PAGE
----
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Market Avenue

UPDATED: March 3, 2014 NO. 10 MARCH 6, 2014
Sustained Yuan Appreciation Unlikely

Recently, the continued depreciation of the yuan has aroused extensive attention. Some think it was the result of intervention by the People's Bank of China, the country's central bank, to pour cold water on expectations of renminbi appreciation. If it's true, the central bank has set out to make preparations for prospective exchange rate reform.

According to the report on the implementation of monetary policies in the fourth quarter of 2013, the central bank would further improve the renminbi exchange rate formation mechanism by highlighting the role of the market in affecting exchange rates and enhancing the flexibility of the two-way movement of the exchange rate.

From the launch of the exchange rate reform to the end of 2013, the renminbi exchange rate against the U.S. dollar rose 35.7 percent, while China's consumer price index (CPI) grew at an annual average rate of 3.1 percent. In 2013, the renminbi exchange rate increased by 3 percent, three times as fast as that in 2012. The upward trend didn't come to an end until February 2014.

Theoretically speaking, when the renminbi appreciates, its purchasing power will be strengthened, and the cost of imports will be lowered, which would greatly benefit domestic consumers. However, this is far from the truth. In reality, the renminbi keeps depreciating in the domestic market.

Why does this happen? The divergence mirrors the distortion of renminbi exchange rates and probable human intervention. There are also significant errors in the statistics of renminbi purchasing power and consumer prices.

The above-mentioned two factors have combined to push the renminbi to appreciate externally and depreciate internally. This will encourage capital outflows or more specifically, wealth exports. As a result, China is forced to invest heavily in the overseas market. For instance, China's non-financial foreign direct investment hit $90.17 billion in 2013. In addition, hordes of Chinese have immigrated to other countries, which is a type of private foreign investment under the foreign exchange control.

What's worth mentioning is that numerous Chinese enterprises have turned to the overseas market for survival. In 2013, among the BRICS countries, only China saw its real effective exchange rate boom, while the other four countries—Brazil, Russia, India and South Africa—witnessed depreciation.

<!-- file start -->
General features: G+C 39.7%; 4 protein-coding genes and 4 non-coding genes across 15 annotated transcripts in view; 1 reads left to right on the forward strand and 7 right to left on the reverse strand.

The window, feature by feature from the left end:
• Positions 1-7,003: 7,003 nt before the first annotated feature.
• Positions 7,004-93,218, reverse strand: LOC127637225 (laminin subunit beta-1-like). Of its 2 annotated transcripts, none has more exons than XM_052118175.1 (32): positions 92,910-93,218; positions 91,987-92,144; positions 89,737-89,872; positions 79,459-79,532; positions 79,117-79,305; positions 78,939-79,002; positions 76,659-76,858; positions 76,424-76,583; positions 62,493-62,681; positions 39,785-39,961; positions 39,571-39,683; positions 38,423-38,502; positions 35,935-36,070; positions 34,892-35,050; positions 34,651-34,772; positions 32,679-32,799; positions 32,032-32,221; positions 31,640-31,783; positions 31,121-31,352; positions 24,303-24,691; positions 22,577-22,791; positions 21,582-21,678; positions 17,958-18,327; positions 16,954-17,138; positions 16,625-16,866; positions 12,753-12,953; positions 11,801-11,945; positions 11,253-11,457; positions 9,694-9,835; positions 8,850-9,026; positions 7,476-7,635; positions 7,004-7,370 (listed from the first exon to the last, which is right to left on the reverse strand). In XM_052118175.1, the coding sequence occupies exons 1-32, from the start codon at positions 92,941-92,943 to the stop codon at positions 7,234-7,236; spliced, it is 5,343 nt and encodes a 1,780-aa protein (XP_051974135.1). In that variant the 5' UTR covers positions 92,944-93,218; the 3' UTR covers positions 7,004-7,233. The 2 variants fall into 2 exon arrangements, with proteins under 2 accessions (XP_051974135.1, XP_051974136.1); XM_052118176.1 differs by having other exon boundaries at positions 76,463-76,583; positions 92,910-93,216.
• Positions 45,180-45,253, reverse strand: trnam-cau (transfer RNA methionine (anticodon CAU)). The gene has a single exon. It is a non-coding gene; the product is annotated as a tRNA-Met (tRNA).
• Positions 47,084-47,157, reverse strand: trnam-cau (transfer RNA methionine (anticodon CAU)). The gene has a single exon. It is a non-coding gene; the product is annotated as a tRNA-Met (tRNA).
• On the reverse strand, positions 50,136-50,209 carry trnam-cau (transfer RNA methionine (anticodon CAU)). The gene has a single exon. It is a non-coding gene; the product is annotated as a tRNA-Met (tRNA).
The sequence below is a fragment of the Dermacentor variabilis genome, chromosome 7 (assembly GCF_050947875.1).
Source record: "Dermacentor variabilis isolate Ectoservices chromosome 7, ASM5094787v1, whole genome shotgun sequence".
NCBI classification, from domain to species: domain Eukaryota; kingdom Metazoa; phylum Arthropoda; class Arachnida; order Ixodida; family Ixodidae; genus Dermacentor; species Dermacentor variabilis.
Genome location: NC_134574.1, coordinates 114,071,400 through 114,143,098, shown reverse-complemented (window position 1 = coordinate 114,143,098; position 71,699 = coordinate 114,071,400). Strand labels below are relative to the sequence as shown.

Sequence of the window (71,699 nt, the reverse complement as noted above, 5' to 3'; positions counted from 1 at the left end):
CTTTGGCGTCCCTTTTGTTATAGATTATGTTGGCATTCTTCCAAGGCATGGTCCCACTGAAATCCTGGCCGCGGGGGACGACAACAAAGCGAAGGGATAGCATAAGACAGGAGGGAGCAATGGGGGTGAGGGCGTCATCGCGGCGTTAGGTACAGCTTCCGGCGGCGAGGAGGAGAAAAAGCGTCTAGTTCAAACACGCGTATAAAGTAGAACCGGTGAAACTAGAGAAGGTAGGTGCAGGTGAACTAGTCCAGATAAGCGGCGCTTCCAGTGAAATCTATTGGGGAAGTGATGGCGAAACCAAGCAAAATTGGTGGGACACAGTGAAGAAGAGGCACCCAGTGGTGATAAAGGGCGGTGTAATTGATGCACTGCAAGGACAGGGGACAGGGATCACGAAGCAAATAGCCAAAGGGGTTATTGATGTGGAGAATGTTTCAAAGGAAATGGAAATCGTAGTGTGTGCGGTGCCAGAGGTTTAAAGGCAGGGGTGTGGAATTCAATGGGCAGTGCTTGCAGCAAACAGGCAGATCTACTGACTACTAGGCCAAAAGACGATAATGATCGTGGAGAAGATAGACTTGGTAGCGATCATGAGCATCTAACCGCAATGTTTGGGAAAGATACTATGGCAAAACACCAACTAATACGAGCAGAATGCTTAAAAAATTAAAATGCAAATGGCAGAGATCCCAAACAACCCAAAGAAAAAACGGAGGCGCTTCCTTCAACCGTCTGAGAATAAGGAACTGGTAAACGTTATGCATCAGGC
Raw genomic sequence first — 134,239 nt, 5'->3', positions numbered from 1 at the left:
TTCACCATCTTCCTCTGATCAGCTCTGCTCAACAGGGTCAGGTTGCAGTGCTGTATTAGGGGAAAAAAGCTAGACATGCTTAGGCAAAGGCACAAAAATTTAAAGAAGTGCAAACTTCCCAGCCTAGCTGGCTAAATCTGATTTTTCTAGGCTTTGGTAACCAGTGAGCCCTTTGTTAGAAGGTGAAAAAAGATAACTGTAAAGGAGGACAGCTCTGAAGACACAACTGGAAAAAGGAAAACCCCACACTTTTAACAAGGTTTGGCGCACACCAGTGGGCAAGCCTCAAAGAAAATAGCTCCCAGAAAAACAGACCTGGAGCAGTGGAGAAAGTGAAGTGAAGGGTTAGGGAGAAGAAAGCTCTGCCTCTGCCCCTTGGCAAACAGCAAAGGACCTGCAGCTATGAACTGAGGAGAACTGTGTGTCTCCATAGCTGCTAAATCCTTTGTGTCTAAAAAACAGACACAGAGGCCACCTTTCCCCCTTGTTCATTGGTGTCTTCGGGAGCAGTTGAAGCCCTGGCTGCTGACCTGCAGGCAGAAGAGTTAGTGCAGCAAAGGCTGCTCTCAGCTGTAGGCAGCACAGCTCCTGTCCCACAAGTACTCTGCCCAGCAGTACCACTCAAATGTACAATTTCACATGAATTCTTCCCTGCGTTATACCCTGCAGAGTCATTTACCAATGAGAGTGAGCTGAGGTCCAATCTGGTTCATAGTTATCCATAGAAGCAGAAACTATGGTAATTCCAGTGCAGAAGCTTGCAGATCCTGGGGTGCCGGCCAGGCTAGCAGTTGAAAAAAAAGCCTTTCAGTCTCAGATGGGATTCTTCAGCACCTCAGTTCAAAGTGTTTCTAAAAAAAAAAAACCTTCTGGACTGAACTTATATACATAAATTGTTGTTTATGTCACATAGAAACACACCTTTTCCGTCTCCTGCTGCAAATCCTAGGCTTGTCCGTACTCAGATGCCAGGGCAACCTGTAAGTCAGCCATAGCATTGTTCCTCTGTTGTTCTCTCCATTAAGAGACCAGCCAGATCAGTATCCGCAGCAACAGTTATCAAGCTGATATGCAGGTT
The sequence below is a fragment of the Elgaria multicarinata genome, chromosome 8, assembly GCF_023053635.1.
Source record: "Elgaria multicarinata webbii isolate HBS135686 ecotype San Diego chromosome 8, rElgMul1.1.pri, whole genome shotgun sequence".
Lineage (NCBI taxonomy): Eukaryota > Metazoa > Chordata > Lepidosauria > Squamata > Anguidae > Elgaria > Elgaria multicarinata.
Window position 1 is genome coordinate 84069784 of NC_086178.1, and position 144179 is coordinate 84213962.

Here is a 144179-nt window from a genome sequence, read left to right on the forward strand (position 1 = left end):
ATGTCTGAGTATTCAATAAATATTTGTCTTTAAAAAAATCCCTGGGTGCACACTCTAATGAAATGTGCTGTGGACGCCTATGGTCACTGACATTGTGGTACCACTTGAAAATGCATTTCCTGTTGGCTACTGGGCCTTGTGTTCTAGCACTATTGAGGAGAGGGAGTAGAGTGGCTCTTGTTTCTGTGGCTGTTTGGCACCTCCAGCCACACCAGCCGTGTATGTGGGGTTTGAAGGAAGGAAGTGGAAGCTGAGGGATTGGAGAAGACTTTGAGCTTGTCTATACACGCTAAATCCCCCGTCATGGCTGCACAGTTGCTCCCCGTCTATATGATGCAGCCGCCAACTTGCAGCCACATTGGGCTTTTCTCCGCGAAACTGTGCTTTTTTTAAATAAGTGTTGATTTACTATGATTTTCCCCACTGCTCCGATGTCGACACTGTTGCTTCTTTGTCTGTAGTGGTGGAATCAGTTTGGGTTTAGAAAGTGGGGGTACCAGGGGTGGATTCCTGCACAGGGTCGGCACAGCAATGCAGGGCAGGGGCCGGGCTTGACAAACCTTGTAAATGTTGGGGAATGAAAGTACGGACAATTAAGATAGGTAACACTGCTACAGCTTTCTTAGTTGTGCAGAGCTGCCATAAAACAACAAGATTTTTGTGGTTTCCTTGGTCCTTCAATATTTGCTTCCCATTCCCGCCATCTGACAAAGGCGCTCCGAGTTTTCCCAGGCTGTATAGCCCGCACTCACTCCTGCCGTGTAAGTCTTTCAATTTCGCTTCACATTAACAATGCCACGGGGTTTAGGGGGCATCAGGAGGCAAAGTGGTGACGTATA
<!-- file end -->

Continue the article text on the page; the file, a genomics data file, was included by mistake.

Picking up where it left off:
Although China's trade surplus has continued to grow over the past few years, due to the renminbi's appreciation, its manufacturing industry has become less and less attractive to foreign investors. Now, members of the Association of Southeast Asian Nations (ASEAN) have morphed into new destinations for Chinese enterprises. In fact, many Taiwanese businesses have moved part of their production lines from China to Southeast Asian countries like Viet Nam.

Under such circumstances, it is urgent that exchange rates be exposed to market supply and demand, and that the flexibility of the two-way movement be intensified. Generally speaking, the renminbi will not maintain an upward trend in 2014.

Firstly, the unsteady nature of the global economic recovery and uncertainties brought by the U.S. withdrawal of quantitative easing are pushing the currencies of emerging countries to depreciate. Secondly, there are still risks of economic downturn in China. Thirdly, international capital may flee China because of the ongoing economic transformation and optimistic expectations for the U.S. and EU economies. Fourthly, Chinese enterprises have been severely affected by the renminbi's appreciation, and it's time to give them some breathing space.

This is an edited excerpt of an article by Zhou Zixun, an economic commentator, published in Securities Times

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